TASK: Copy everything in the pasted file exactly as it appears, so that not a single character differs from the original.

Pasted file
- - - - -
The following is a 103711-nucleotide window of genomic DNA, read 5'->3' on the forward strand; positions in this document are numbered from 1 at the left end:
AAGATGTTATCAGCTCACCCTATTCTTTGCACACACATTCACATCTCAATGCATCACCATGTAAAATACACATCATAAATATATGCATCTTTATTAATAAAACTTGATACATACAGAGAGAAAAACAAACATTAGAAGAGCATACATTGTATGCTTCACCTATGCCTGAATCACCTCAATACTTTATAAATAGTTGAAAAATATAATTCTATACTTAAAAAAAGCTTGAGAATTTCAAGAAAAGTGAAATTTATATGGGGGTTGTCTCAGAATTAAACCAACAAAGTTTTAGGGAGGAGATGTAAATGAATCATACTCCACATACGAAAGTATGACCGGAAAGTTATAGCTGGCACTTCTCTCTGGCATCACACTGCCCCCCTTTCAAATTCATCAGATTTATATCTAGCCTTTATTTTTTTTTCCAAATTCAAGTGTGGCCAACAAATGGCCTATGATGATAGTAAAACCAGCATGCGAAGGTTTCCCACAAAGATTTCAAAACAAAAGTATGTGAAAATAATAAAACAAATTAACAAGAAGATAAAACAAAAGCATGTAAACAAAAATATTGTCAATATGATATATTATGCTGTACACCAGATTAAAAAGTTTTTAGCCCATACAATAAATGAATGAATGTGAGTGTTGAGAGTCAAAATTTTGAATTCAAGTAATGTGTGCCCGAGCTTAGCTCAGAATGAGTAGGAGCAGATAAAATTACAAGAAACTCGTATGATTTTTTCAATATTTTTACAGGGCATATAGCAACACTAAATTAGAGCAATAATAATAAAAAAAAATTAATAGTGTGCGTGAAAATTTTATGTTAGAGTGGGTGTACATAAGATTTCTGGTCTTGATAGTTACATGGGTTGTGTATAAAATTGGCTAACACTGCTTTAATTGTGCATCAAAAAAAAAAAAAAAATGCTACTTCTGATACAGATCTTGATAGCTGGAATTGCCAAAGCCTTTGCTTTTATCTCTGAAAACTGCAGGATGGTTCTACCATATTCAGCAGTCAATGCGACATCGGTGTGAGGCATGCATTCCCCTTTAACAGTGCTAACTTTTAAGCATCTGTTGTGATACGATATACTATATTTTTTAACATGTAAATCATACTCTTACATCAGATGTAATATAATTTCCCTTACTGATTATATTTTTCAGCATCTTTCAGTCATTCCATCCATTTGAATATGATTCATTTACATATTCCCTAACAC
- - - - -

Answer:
The following is a 103711-nucleotide window of genomic DNA, read 5'->3' on the forward strand; positions in this document are numbered from 1 at the left end:
AAGATGTTATCAGCTCACCCTATTCTTTGCACACACATTCACATCTCAATGCATCACCATGTAAAATACACATCATAAATATATGCATCTTTATTAATAAAACTTGATACATACAGAGAGAAAAACAAACATTAGAAGAGCATACATTGTATGCTTCACCTATGCCTGAATCACCTCAATACTTTATAAATAGTTGAAAAATATAATTCTATACTTAAAAAAAGCTTGAGAATTTCAAGAAAAGTGAAATTTATATGGGGGTTGTCTCAGAATTAAACCAACAAAGTTTTAGGGAGGAGATGTAAATGAATCATACTCCACATACGAAAGTATGACCGGAAAGTTATAGCTGGCACTTCTCTCTGGCATCACACTGCCCCCCTTTCAAATTCATCAGATTTATATCTAGCCTTTATTTTTTTTTCCAAATTCAAGTGTGGCCAACAAATGGCCTATGATGATAGTAAAACCAGCATGCGAAGGTTTCCCACAAAGATTTCAAAACAAAAGTATGTGAAAATAATAAAACAAATTAACAAGAAGATAAAACAAAAGCATGTAAACAAAAATATTGTCAATATGATATATTATGCTGTACACCAGATTAAAAAGTTTTTAGCCCATACAATAAATGAATGAATGTGAGTGTTGAGAGTCAAAATTTTGAATTCAAGTAATGTGTGCCCGAGCTTAGCTCAGAATGAGTAGGAGCAGATAAAATTACAAGAAACTCGTATGATTTTTTCAATATTTTTACAGGGCATATAGCAACACTAAATTAGAGCAATAATAATAAAAAAAAATTAATAGTGTGCGTGAAAATTTTATGTTAGAGTGGGTGTACATAAGATTTCTGGTCTTGATAGTTACATGGGTTGTGTATAAAATTGGCTAACACTGCTTTAATTGTGCATCAAAAAAAAAAAAAAAATGCTACTTCTGATACAGATCTTGATAGCTGGAATTGCCAAAGCCTTTGCTTTTATCTCTGAAAACTGCAGGATGGTTCTACCATATTCAGCAGTCAATGCGACATCGGTGTGAGGCATGCATTCCCCTTTAACAGTGCTAACTTTTAAGCATCTGTTGTGATACGATATACTATATTTTTTAACATGTAAATCATACTCTTACATCAGATGTAATATAATTTCCCTTACTGATTATATTTTTCAGCATCTTTCAGTCATTCCATCCATTTGAATATGATTCATTTACATATTCCCTAACAC